We all know the best way to guarantee new work is to plan a vacation. Sure enough the day before leaving I get a call from Lisa Schreiber at the Washington Post with a new assignment. The beauty about technology these days is that saying ‘Yes’ is much easier than it used to be. Along with my sketchbooks and favorite pens and pencils, I loaded my portable Epson CX84OO printer/scanner and laptop computer loaded with Photoshop andwireless access. A couple of rounds of sketches later I produced this cover for the Weekend magazine: an article about DVD movie rentals. Gotta love vacations!
I received more info about the article that it was more house and home based movie viewing than summer viewing.
Joannah Ralston of Insight Design commissioned me for a full pager and two spots for Milken Review. The job was in glorious black and white. I love the challenge of a limited palette assignment; it focuses my design chops.
The article is about the state of upward mobility in the USA. The myth is that if you work hard and are the best you will raise your economic status. The reality is that social class, education, and current economic realities are causing fewer and fewer opportunities for the underclass to improve their status.
Mary Beth Cadwell from Strorage Magazine is a new client for me. She sent me her layout in a PDF and I found this very useful for developing sketches relating to the article. In addition to the text, I had a graphic environment in mind that contributed to the ultimate solution for the illustration.
I received my first assignment from Governing Magazine through the Illoz website. The assignment dealt with judicial restraints in the sub-prime mortgage business. Concurrently, I was playing around with a new drawing approach in my sketchbook. After I got approval for the idea, I completed two finals and left it up to the AD to choose
Communication concepts are a common subject in our illustration profession. The trick is to try to discover yet another way to design a visual solution that is unique, or at least unique enough to call it one's own.
One of our jobs as illustrators is to keep everyday concepts fresh and interesting. Nowhere is this skill needed more than in business publications. How many ways can you conceptualize and draw Profit and Loss; Buy Low Sell High; Financial Goals? Fortunately for us, infinitely many. This drawing is for 'The Hazards of Sales Mismanagement' for Profit Magazine.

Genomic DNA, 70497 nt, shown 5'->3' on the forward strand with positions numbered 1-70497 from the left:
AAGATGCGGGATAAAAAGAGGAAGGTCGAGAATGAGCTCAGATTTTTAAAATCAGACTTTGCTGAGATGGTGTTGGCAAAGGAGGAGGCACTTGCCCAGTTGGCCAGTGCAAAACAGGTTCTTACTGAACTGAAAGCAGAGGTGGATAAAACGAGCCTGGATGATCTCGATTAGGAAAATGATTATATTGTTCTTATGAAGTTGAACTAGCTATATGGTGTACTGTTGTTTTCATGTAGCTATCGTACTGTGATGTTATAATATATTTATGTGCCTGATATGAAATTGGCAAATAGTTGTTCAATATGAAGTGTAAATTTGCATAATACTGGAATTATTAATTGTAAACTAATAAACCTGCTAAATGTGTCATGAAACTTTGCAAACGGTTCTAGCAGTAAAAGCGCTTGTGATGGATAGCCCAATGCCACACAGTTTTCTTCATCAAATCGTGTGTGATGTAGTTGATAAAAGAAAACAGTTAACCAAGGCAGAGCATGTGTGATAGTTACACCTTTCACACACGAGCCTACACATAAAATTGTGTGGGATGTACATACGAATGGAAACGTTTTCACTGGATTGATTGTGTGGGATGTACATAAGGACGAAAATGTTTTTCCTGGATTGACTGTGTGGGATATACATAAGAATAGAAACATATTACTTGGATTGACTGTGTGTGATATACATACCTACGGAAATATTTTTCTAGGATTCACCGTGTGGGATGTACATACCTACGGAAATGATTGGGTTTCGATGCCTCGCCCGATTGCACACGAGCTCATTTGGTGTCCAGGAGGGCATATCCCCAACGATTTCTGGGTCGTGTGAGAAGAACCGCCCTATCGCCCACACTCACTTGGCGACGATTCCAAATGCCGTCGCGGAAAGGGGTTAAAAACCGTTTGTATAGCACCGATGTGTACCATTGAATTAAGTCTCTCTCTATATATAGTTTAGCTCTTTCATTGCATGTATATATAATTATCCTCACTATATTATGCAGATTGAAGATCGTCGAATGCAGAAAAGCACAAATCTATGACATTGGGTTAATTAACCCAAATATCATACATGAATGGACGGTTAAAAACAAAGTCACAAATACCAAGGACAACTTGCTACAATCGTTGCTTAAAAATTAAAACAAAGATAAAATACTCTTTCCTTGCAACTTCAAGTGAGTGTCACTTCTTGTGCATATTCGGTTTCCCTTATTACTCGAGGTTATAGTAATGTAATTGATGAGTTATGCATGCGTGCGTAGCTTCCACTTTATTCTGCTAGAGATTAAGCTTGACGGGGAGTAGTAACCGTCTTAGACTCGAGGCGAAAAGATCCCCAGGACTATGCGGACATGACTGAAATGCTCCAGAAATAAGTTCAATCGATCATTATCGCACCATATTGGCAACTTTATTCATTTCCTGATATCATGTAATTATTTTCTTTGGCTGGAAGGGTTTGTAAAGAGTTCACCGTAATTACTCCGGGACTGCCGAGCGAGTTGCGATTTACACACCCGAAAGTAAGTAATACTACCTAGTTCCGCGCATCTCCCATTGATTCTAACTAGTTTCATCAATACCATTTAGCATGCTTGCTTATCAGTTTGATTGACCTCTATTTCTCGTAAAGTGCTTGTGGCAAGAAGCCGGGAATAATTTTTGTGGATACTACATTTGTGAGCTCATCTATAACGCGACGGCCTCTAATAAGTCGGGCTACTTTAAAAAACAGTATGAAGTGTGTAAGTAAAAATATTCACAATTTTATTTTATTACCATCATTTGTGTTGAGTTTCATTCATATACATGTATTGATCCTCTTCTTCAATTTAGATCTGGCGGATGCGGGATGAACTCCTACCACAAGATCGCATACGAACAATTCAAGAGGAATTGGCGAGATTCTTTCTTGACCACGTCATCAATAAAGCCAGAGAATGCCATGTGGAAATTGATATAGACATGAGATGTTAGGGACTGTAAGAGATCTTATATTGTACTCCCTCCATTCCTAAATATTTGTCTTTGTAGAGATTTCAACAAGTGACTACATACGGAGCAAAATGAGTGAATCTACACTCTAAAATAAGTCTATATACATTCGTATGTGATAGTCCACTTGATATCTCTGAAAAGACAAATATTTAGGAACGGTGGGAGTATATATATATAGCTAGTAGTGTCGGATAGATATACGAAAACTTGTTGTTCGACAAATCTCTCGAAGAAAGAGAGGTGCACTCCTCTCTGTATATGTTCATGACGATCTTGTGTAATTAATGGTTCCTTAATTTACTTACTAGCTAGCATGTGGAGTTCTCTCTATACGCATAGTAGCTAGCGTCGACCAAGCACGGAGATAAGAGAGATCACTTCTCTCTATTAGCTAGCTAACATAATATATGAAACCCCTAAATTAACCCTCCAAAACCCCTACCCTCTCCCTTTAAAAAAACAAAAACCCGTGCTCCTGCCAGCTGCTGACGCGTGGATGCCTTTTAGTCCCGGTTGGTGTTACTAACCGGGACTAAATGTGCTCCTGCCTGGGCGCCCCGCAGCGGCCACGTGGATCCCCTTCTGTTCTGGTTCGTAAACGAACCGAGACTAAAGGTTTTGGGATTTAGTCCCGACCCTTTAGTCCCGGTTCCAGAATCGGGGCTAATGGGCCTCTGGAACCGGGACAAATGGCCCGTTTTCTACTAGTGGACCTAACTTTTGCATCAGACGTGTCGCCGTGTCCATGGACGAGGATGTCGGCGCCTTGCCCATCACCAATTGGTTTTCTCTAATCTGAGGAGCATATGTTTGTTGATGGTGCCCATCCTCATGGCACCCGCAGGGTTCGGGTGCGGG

One of the joys of this business is the variety and range of gigs that come to you out of nowhere. The other month I get a call from a guy in Chicago who said he googled ‘illustrator’ and my name came up (no thanks to my web placement efforts).He owned a trucking company and told me an idea he had while driving to work. He wanted a logo to show a truck smashing through walls, demonstrating speed of delivery to his customers. My first reaction was to be leery of a cold contact who may no nothing of illustration or how we work. However, he sounded cool over the phone and gave me a web address to check out his company. I come to find out he is also a professional sports photographer and this relieved me since I felt he knew something about our business. I told him my price and a request for 50% at the end of the sketch phase which he readily agreed to and I was off to the sketch house. He chose one which I refined and I received my check in two days (love this guy!). I refined the refined sketch into the final, delivered it via the illoz ‘workspace’, and have a piece that is not my usual fare but had a great experience producing. I love this business.
The 'refined' sketch (I never like to do tight sketches)
A job I just completed is an excellent example of what well managed collaboration can produce. The ultimate client is Out of the Classroom (OOTC), a company that creates programs to deal with alcohol related problems for colleges and universities. The designer who got me involved is a principal at Essinger Sullivan. At the start of this project, the illustrator, the designer, and the marketing director from OOTC got together face to face and discussed the goals of the project and the technical requirements. At the end of that brainstorming session, we had a solid direction (from initial sketches by me) that everybody bought into. The end result was a campaign that succeeded on multiple levels and is producing solid results. For me it is a big win for illustration once again demonstrating its flexibility and strength in portraying compelling ideas and messages.
In response to Leo's battle to show more skin, I thought I would post a drawing I did for a Dirty Joke book. When I started this project, I feared that I would be censored but was pleased to find that I was allowed to show whatever the text dictated. Thanks Heather at Peter Pauper!
David Yount is the woderful AD at this mag (NFPA Journal) and the challenge on each assignment is to take technical fire prevention subject matter into the realm of an interesting image. This image was for pleacement of smoke detectors.